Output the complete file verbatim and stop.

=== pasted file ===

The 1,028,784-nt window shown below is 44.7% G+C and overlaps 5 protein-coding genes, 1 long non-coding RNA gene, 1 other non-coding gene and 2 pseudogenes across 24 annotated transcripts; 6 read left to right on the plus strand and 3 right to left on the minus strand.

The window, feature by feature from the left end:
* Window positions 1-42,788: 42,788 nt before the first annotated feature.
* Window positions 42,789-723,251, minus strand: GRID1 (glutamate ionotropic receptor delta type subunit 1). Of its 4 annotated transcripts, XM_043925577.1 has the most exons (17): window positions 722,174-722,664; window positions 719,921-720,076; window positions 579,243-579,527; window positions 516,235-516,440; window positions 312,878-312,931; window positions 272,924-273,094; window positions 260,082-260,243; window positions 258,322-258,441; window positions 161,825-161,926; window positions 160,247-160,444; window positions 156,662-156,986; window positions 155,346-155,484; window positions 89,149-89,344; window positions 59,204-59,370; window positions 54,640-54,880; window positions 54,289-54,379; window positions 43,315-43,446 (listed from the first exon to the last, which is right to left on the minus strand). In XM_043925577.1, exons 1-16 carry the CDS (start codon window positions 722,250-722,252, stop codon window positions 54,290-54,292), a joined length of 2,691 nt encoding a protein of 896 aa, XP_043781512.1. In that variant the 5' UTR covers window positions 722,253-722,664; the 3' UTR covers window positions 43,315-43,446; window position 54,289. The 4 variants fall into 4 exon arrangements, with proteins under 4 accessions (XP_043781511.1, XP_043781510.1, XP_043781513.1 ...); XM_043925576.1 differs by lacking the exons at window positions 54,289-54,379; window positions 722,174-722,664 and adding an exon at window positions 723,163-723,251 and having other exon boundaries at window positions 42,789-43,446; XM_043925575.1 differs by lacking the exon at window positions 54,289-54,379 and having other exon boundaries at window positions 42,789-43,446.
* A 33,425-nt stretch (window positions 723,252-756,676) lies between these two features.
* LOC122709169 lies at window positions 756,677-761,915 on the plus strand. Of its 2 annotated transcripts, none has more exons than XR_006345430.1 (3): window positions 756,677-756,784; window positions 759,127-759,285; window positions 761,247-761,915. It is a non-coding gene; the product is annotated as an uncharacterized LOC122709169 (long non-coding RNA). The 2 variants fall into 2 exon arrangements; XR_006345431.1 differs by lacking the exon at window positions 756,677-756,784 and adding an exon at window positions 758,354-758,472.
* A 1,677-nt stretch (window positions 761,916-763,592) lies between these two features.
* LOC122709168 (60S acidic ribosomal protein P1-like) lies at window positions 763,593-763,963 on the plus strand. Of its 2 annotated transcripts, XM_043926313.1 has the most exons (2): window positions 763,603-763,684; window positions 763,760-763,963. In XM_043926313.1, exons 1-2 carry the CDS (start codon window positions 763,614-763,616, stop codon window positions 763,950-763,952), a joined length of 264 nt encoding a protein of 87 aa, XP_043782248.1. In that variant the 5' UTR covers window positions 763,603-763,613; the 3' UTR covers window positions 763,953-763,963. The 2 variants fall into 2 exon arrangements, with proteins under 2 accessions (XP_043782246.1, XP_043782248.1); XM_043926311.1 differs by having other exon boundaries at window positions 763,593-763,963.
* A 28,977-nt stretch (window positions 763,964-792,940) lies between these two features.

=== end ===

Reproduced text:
The 1,028,784-nt window shown below is 44.7% G+C and overlaps 5 protein-coding genes, 1 long non-coding RNA gene, 1 other non-coding gene and 2 pseudogenes across 24 annotated transcripts; 6 read left to right on the plus strand and 3 right to left on the minus strand.

The window, feature by feature from the left end:
* Window positions 1-42,788: 42,788 nt before the first annotated feature.
* Window positions 42,789-723,251, minus strand: GRID1 (glutamate ionotropic receptor delta type subunit 1). Of its 4 annotated transcripts, XM_043925577.1 has the most exons (17): window positions 722,174-722,664; window positions 719,921-720,076; window positions 579,243-579,527; window positions 516,235-516,440; window positions 312,878-312,931; window positions 272,924-273,094; window positions 260,082-260,243; window positions 258,322-258,441; window positions 161,825-161,926; window positions 160,247-160,444; window positions 156,662-156,986; window positions 155,346-155,484; window positions 89,149-89,344; window positions 59,204-59,370; window positions 54,640-54,880; window positions 54,289-54,379; window positions 43,315-43,446 (listed from the first exon to the last, which is right to left on the minus strand). In XM_043925577.1, exons 1-16 carry the CDS (start codon window positions 722,250-722,252, stop codon window positions 54,290-54,292), a joined length of 2,691 nt encoding a protein of 896 aa, XP_043781512.1. In that variant the 5' UTR covers window positions 722,253-722,664; the 3' UTR covers window positions 43,315-43,446; window position 54,289. The 4 variants fall into 4 exon arrangements, with proteins under 4 accessions (XP_043781511.1, XP_043781510.1, XP_043781513.1 ...); XM_043925576.1 differs by lacking the exons at window positions 54,289-54,379; window positions 722,174-722,664 and adding an exon at window positions 723,163-723,251 and having other exon boundaries at window positions 42,789-43,446; XM_043925575.1 differs by lacking the exon at window positions 54,289-54,379 and having other exon boundaries at window positions 42,789-43,446.
* A 33,425-nt stretch (window positions 723,252-756,676) lies between these two features.
* LOC122709169 lies at window positions 756,677-761,915 on the plus strand. Of its 2 annotated transcripts, none has more exons than XR_006345430.1 (3): window positions 756,677-756,784; window positions 759,127-759,285; window positions 761,247-761,915. It is a non-coding gene; the product is annotated as an uncharacterized LOC122709169 (long non-coding RNA). The 2 variants fall into 2 exon arrangements; XR_006345431.1 differs by lacking the exon at window positions 756,677-756,784 and adding an exon at window positions 758,354-758,472.
* A 1,677-nt stretch (window positions 761,916-763,592) lies between these two features.
* LOC122709168 (60S acidic ribosomal protein P1-like) lies at window positions 763,593-763,963 on the plus strand. Of its 2 annotated transcripts, XM_043926313.1 has the most exons (2): window positions 763,603-763,684; window positions 763,760-763,963. In XM_043926313.1, exons 1-2 carry the CDS (start codon window positions 763,614-763,616, stop codon window positions 763,950-763,952), a joined length of 264 nt encoding a protein of 87 aa, XP_043782248.1. In that variant the 5' UTR covers window positions 763,603-763,613; the 3' UTR covers window positions 763,953-763,963. The 2 variants fall into 2 exon arrangements, with proteins under 2 accessions (XP_043782246.1, XP_043782248.1); XM_043926311.1 differs by having other exon boundaries at window positions 763,593-763,963.
* A 28,977-nt stretch (window positions 763,964-792,940) lies between these two features.